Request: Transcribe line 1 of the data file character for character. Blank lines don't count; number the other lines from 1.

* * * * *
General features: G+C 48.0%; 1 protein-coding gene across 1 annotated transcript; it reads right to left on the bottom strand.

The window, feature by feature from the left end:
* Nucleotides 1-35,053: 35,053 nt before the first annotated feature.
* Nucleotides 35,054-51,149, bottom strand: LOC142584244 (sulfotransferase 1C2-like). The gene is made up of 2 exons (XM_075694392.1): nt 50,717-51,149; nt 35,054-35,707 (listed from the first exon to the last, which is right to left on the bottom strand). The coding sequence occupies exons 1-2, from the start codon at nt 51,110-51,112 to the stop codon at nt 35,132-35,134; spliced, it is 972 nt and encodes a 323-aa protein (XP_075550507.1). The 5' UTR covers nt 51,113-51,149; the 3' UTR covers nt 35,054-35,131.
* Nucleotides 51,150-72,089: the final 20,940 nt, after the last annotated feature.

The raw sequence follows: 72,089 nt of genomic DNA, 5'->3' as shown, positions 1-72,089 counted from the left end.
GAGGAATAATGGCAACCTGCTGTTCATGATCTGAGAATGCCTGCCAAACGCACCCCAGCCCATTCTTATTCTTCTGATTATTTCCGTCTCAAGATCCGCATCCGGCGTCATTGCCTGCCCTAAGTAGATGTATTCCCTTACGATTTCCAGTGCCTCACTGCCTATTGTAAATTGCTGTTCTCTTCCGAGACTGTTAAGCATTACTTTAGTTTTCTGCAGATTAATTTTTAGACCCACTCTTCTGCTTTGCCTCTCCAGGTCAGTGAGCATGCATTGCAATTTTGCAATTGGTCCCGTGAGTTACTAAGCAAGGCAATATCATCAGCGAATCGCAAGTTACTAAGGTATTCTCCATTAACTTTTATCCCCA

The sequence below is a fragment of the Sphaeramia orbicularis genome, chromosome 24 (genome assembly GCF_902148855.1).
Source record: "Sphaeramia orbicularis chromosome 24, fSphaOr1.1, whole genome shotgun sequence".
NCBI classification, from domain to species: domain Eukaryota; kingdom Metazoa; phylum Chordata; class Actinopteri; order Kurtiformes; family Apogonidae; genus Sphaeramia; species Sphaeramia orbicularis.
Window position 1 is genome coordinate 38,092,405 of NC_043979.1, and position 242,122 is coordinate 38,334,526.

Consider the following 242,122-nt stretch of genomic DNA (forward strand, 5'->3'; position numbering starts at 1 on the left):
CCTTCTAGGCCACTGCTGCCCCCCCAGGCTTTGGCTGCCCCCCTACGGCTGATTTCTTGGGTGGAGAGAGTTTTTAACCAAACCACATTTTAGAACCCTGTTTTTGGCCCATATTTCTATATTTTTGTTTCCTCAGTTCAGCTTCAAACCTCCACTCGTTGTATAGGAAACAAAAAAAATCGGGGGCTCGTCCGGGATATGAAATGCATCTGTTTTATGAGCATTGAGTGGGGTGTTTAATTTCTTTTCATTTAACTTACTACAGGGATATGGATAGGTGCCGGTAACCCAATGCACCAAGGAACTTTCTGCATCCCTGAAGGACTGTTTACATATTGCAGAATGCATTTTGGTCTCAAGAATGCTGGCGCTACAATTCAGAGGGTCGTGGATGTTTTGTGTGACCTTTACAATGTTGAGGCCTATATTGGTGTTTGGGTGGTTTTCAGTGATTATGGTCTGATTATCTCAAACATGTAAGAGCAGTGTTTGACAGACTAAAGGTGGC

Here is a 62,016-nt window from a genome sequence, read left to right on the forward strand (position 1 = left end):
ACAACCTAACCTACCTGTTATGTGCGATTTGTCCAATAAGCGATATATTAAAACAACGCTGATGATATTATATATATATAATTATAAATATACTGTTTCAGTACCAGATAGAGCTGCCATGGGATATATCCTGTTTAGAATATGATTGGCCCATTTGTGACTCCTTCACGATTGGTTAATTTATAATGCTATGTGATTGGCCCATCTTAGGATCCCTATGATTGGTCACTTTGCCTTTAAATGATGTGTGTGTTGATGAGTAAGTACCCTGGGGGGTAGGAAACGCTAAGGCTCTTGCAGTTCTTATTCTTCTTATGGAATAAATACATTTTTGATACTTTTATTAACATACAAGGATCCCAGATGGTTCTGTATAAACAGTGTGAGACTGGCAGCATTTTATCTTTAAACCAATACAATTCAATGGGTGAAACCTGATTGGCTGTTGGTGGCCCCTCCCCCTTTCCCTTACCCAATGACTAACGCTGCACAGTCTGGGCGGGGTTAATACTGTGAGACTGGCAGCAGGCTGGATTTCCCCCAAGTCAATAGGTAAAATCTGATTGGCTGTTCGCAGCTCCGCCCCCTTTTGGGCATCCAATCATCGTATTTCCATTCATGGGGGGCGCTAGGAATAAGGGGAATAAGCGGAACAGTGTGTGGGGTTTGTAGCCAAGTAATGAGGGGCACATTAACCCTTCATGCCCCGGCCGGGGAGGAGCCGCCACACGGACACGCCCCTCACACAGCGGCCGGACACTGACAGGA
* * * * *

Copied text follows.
General features: G+C 48.0%; 1 protein-coding gene across 1 annotated transcript; it reads right to left on the bottom strand.